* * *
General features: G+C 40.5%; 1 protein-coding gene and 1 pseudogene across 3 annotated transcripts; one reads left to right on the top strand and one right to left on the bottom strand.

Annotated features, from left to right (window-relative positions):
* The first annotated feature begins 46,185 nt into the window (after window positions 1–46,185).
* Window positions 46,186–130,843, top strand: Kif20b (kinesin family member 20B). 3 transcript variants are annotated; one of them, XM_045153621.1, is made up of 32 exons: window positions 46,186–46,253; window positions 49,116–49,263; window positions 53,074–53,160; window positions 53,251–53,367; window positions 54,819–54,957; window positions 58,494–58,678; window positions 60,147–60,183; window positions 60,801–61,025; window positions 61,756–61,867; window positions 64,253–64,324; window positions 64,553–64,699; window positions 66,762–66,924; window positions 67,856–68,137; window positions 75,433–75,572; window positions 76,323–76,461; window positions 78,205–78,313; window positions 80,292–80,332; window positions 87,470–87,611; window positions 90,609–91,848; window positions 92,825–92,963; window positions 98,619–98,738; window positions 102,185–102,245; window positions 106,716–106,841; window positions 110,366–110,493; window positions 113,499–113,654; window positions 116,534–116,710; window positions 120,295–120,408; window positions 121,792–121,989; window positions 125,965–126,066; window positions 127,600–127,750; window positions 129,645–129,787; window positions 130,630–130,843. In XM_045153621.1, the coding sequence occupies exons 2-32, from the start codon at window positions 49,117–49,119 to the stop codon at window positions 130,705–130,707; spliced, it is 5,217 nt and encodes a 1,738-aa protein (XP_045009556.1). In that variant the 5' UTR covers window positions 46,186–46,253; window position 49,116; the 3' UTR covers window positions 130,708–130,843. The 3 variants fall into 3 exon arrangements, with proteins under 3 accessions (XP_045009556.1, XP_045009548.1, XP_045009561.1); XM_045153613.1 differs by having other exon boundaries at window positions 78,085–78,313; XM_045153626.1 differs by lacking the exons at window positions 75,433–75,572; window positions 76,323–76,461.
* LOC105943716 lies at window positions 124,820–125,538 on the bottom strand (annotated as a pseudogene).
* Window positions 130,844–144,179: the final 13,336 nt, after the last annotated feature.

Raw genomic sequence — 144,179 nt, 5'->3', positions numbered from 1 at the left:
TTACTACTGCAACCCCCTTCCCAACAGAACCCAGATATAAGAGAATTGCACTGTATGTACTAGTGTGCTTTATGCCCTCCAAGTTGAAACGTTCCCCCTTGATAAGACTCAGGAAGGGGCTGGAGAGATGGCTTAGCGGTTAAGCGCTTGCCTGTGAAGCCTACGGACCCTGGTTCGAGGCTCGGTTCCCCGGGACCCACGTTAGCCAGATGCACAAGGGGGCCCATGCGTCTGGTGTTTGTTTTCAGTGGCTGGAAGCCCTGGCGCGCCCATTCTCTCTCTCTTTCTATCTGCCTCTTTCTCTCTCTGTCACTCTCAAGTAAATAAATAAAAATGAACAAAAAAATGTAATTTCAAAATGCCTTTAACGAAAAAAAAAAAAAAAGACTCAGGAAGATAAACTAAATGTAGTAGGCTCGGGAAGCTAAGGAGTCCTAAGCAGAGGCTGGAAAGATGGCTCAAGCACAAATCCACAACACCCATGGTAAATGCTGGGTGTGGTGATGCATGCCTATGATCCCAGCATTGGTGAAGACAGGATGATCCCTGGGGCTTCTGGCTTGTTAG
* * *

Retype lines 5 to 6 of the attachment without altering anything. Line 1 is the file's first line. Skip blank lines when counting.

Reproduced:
* LOC105943716 lies at window positions 124,820–125,538 on the bottom strand (annotated as a pseudogene).
* Window positions 130,844–144,179: the final 13,336 nt, after the last annotated feature.